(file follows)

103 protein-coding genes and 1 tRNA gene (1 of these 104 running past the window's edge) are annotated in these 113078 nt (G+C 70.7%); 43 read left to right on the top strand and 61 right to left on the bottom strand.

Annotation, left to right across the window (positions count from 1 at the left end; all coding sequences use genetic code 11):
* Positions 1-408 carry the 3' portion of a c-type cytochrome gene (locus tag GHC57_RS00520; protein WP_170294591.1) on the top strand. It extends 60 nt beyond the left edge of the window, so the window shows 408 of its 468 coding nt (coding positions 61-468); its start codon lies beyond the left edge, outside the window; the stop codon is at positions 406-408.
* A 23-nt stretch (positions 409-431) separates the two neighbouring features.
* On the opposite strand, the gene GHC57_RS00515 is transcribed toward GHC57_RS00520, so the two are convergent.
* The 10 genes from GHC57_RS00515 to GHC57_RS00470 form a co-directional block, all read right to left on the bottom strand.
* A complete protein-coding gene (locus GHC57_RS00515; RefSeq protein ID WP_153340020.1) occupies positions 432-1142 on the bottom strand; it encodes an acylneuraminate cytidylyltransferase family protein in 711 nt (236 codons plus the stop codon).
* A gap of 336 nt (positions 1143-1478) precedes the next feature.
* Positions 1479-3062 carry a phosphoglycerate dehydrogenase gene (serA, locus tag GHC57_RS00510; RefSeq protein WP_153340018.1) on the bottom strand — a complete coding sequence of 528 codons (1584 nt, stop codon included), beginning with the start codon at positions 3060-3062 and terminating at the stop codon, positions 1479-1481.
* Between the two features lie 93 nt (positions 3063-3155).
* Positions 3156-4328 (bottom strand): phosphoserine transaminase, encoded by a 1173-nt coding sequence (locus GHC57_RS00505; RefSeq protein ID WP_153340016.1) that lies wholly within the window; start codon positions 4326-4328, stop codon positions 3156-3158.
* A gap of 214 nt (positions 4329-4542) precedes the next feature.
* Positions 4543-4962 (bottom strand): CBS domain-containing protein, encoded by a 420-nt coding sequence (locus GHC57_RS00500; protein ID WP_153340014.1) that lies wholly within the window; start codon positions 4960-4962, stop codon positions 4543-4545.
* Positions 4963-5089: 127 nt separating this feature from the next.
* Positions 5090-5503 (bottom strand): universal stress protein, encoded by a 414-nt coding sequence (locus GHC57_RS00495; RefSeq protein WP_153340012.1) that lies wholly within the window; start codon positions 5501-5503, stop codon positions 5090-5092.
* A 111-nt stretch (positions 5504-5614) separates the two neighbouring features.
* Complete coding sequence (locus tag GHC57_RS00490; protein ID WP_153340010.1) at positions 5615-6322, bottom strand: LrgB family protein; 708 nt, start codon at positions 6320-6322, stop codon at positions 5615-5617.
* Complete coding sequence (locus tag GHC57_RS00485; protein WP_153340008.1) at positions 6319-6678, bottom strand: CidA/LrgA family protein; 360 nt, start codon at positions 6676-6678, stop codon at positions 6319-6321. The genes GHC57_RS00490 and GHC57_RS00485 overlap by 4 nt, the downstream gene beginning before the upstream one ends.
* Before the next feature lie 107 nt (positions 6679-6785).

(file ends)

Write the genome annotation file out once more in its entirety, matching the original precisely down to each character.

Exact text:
103 protein-coding genes and 1 tRNA gene (1 of these 104 running past the window's edge) are annotated in these 113078 nt (G+C 70.7%); 43 read left to right on the top strand and 61 right to left on the bottom strand.

Annotation, left to right across the window (positions count from 1 at the left end; all coding sequences use genetic code 11):
* Positions 1-408 carry the 3' portion of a c-type cytochrome gene (locus tag GHC57_RS00520; protein WP_170294591.1) on the top strand. It extends 60 nt beyond the left edge of the window, so the window shows 408 of its 468 coding nt (coding positions 61-468); its start codon lies beyond the left edge, outside the window; the stop codon is at positions 406-408.
* A 23-nt stretch (positions 409-431) separates the two neighbouring features.
* On the opposite strand, the gene GHC57_RS00515 is transcribed toward GHC57_RS00520, so the two are convergent.
* The 10 genes from GHC57_RS00515 to GHC57_RS00470 form a co-directional block, all read right to left on the bottom strand.
* A complete protein-coding gene (locus GHC57_RS00515; RefSeq protein ID WP_153340020.1) occupies positions 432-1142 on the bottom strand; it encodes an acylneuraminate cytidylyltransferase family protein in 711 nt (236 codons plus the stop codon).
* A gap of 336 nt (positions 1143-1478) precedes the next feature.
* Positions 1479-3062 carry a phosphoglycerate dehydrogenase gene (serA, locus tag GHC57_RS00510; RefSeq protein WP_153340018.1) on the bottom strand — a complete coding sequence of 528 codons (1584 nt, stop codon included), beginning with the start codon at positions 3060-3062 and terminating at the stop codon, positions 1479-1481.
* Between the two features lie 93 nt (positions 3063-3155).
* Positions 3156-4328 (bottom strand): phosphoserine transaminase, encoded by a 1173-nt coding sequence (locus GHC57_RS00505; RefSeq protein ID WP_153340016.1) that lies wholly within the window; start codon positions 4326-4328, stop codon positions 3156-3158.
* A gap of 214 nt (positions 4329-4542) precedes the next feature.
* Positions 4543-4962 (bottom strand): CBS domain-containing protein, encoded by a 420-nt coding sequence (locus GHC57_RS00500; protein ID WP_153340014.1) that lies wholly within the window; start codon positions 4960-4962, stop codon positions 4543-4545.
* Positions 4963-5089: 127 nt separating this feature from the next.
* Positions 5090-5503 (bottom strand): universal stress protein, encoded by a 414-nt coding sequence (locus GHC57_RS00495; RefSeq protein WP_153340012.1) that lies wholly within the window; start codon positions 5501-5503, stop codon positions 5090-5092.
* A 111-nt stretch (positions 5504-5614) separates the two neighbouring features.
* Complete coding sequence (locus tag GHC57_RS00490; protein ID WP_153340010.1) at positions 5615-6322, bottom strand: LrgB family protein; 708 nt, start codon at positions 6320-6322, stop codon at positions 5615-5617.
* Complete coding sequence (locus tag GHC57_RS00485; protein WP_153340008.1) at positions 6319-6678, bottom strand: CidA/LrgA family protein; 360 nt, start codon at positions 6676-6678, stop codon at positions 6319-6321. The genes GHC57_RS00490 and GHC57_RS00485 overlap by 4 nt, the downstream gene beginning before the upstream one ends.
* Before the next feature lie 107 nt (positions 6679-6785).